Mahaprabhu’s devotee Kali Das was born in a kayastha family. His home was in the village of Bheda or Bhaduwa in Hoogly district. This village is about three miles south of Raghunatha Das Goswami’s birthplace in Saptagram Krishnapura and one mile west of the present-day Bandel Junction train station. Jharu Thakur, who was born in a sweeper caste (bhuni-mali), lived in the same village. These places are served by the Devanandapura post office. Kali Das’s deities used to be worshiped in Shankhanagara village, but they have since been moved to Triveni. Jharu Thakur’s deity was named Madana Gopal and is still being worshiped in Bhaduwa.
pulinda-tanaya malli kalidaso’dhunabhavatMahaprabhu’s devotee Kali Das was born in a kayastha family. His home was in the village of Bheda or Bhaduwa in Hoogly district. This village is about three miles south of Raghunatha Das Goswami’s birthplace in Saptagram Krishnapura and one mile west of the present-day Bandel Junction train station. Jharu Thakur, who was born in a sweeper caste (bhuni-mali), lived in the same village. These places are served by the Devanandapura post office. Kali Das’s deities used to be worshiped in Shankhanagara village, but they have since been moved to Triveni. Jharu Thakur’s deity was named Madana Gopal and is still being worshiped in Bhaduwa.
Kali Das was previously the tribal girl named Malli in Vraja.
Krishnadas Kaviraj Goswami has glorified these two devotees in his Chaitanya Charitamrita, in the sixteenth chapter of the Antya-lila. There we learn that Kali Das was related to Raghunatha Das Goswami as a distant uncle.
He was related to Raghunatha Das as an uncle and he made a vow of eating the remnants of the Vaishnavas throughout his life.
(Chaitanya Charitamrita 3.16.8)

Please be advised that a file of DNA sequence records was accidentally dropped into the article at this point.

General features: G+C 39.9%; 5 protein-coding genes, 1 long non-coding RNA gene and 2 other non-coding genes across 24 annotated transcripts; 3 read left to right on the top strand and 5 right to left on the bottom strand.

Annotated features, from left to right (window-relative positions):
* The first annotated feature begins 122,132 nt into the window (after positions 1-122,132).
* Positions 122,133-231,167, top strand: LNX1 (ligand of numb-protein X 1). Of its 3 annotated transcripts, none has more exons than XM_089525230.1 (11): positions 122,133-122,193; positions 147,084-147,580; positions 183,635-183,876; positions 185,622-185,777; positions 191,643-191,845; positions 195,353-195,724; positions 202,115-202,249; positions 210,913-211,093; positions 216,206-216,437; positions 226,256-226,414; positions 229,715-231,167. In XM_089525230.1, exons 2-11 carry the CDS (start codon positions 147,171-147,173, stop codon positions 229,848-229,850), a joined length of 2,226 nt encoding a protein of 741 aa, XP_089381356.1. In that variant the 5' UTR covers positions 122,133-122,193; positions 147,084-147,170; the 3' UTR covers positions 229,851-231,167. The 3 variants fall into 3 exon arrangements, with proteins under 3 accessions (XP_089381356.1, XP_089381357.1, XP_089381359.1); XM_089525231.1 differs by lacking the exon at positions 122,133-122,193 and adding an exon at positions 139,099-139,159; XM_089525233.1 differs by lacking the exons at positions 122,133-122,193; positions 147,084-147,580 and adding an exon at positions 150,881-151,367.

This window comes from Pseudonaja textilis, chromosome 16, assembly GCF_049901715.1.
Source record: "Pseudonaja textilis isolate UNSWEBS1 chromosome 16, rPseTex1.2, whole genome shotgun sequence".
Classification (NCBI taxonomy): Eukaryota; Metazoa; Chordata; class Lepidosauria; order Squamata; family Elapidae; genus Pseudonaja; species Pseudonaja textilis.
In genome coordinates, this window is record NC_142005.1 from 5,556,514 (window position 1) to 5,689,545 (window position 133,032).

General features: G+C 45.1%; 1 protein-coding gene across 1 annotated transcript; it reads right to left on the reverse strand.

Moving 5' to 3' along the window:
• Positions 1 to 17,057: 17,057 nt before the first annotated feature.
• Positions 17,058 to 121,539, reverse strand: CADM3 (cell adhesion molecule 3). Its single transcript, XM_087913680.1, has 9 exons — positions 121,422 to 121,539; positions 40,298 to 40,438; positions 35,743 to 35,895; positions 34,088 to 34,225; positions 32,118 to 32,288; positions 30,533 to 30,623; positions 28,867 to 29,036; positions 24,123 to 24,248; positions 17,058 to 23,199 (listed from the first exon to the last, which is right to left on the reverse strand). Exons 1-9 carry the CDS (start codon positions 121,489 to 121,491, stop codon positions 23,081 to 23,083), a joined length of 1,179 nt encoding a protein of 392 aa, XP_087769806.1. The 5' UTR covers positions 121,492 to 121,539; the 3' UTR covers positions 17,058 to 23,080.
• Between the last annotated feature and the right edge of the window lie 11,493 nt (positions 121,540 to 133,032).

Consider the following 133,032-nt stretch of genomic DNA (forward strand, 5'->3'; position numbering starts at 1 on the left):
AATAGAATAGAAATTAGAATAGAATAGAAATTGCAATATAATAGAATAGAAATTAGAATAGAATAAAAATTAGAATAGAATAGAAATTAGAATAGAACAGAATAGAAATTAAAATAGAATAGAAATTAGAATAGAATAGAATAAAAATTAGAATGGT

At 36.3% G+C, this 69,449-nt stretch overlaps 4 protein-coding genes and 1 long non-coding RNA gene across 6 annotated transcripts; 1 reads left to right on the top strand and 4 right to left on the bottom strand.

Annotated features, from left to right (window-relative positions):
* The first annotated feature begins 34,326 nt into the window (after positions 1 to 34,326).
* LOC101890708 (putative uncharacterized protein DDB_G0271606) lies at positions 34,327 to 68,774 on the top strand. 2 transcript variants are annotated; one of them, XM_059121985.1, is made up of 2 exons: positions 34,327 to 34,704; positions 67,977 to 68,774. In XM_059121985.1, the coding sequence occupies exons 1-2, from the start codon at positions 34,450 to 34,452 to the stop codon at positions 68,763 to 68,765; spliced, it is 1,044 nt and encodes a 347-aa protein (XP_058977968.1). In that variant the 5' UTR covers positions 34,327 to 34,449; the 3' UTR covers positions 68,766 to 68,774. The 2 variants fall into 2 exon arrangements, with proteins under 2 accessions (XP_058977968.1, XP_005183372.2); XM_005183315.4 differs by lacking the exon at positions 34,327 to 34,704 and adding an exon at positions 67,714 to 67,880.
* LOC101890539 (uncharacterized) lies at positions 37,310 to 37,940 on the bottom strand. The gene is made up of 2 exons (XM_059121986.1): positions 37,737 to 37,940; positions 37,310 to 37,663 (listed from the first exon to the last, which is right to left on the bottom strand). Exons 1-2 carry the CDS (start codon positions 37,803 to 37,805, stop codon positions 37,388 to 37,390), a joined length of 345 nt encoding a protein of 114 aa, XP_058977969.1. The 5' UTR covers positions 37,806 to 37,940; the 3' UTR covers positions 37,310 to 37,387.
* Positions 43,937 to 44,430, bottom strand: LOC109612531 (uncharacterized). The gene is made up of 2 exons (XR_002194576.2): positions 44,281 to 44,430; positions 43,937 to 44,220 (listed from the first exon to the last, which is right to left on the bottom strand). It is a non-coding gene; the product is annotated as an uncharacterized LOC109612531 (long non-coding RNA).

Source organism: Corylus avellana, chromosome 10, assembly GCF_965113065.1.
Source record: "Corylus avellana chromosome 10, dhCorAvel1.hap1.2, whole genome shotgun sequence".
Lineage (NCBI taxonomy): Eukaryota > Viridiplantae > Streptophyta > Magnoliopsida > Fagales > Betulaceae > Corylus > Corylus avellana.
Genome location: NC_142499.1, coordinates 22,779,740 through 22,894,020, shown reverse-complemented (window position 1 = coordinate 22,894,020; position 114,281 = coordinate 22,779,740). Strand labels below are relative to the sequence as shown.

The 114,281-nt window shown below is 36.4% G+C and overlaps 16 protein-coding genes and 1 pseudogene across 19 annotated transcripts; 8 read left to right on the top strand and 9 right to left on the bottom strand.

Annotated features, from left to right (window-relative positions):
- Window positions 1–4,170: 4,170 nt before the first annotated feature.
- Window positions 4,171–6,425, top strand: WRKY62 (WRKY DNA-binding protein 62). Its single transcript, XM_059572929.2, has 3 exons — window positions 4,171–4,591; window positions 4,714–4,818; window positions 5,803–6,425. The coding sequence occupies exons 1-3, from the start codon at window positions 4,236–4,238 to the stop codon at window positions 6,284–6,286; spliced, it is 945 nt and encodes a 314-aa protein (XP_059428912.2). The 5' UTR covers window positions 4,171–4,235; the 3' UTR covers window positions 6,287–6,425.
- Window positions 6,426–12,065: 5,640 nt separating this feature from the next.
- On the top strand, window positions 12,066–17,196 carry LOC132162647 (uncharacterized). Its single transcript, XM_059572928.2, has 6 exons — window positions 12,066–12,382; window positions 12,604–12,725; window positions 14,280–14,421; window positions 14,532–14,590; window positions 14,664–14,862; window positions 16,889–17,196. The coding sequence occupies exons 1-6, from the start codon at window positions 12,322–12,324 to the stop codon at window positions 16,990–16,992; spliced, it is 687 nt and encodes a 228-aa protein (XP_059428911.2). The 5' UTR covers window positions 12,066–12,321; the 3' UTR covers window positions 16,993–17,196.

Therefore, set aside your shame and disgust and eat the Vaishnavas’ remnants, for by so doing you will be able to fulfill all your desires. The remnants of Krishna’s food are called maha-prasad, but the remnants of the devotee are given the name maha-maha-prasad. The dust of a devotee’s feet, the water that has washed his feet, and the remnants of his food are three very powerful aids to spiritual practice. All revealed scriptures loudly declare again and again that one can attain the supreme goal of ecstatic love for Krishna through the use of these three substances. So, my dear devotees, please listen to me, for I insist on this point: keep faith in these three substances and render service to them with complete faith. Through these three substances you will taste the joy of sacred love found in the Holy Name of Krishna and you will win Krishna’s pleasure. This has been proved by the experience of Kali Das.
(Chaitanya Charitamrita 3.16.58-63)
While living in Bengal, Kali Das ate the remnants of all devotees, without taking their caste status into consideration. He would go to their houses with gifts of the finest foodstuffs. After they had finished eating, he would ask for their remnants. If any of them were unwilling to give him their remnants, he would take them without their knowledge. He would hide and wait for them to throw away the leaf-plates on which they had eaten and lick them clean.
One day, Kali Das went to Jharu Thakur’s house and paid him his obeisances as he sat with his wife. He then made them a gift of some ripe, sweet mangoes. Jharu Thakur recognized Kali Das to be a guest of the highest order. He showed him the appropriate respect and said, “Dear sir, I am of a low caste. Please let me know how I can serve you. Just say the word and I will arrange for food to be cooked for you in a Brahmin’s house. If you take prasad there, I will consider myself most fortunate.”
Kali Das recognized Jharu Thakur’s humility as being appropriate to a Vaishnava and said, “I am extremely fallen. It is only as a result of great good fortune that I have been able to meet you today. If you would only be so kind as to place the dust of your feet on my head.”